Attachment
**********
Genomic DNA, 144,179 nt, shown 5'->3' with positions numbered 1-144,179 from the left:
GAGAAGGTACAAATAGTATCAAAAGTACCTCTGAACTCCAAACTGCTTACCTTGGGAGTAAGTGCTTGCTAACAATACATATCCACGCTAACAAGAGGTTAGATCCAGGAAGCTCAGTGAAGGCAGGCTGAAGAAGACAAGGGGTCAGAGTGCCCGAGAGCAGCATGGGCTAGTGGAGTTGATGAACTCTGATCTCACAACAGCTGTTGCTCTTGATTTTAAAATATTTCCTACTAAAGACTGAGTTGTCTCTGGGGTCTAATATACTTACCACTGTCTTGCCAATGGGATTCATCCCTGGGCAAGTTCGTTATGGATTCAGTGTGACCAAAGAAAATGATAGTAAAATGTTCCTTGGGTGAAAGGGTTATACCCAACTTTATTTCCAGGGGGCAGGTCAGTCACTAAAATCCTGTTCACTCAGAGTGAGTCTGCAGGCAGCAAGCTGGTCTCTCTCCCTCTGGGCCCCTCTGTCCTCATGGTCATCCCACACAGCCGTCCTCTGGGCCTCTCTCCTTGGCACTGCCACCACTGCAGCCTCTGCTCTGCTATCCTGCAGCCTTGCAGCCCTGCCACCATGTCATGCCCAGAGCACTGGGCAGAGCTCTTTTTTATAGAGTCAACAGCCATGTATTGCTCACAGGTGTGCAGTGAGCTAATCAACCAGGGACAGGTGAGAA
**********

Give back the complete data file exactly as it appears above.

Genomic DNA, 144,179 nt, shown 5'->3' with positions numbered 1-144,179 from the left:
GAGAAGGTACAAATAGTATCAAAAGTACCTCTGAACTCCAAACTGCTTACCTTGGGAGTAAGTGCTTGCTAACAATACATATCCACGCTAACAAGAGGTTAGATCCAGGAAGCTCAGTGAAGGCAGGCTGAAGAAGACAAGGGGTCAGAGTGCCCGAGAGCAGCATGGGCTAGTGGAGTTGATGAACTCTGATCTCACAACAGCTGTTGCTCTTGATTTTAAAATATTTCCTACTAAAGACTGAGTTGTCTCTGGGGTCTAATATACTTACCACTGTCTTGCCAATGGGATTCATCCCTGGGCAAGTTCGTTATGGATTCAGTGTGACCAAAGAAAATGATAGTAAAATGTTCCTTGGGTGAAAGGGTTATACCCAACTTTATTTCCAGGGGGCAGGTCAGTCACTAAAATCCTGTTCACTCAGAGTGAGTCTGCAGGCAGCAAGCTGGTCTCTCTCCCTCTGGGCCCCTCTGTCCTCATGGTCATCCCACACAGCCGTCCTCTGGGCCTCTCTCCTTGGCACTGCCACCACTGCAGCCTCTGCTCTGCTATCCTGCAGCCTTGCAGCCCTGCCACCATGTCATGCCCAGAGCACTGGGCAGAGCTCTTTTTTATAGAGTCAACAGCCATGTATTGCTCACAGGTGTGCAGTGAGCTAATCAACCAGGGACAGGTGAGAA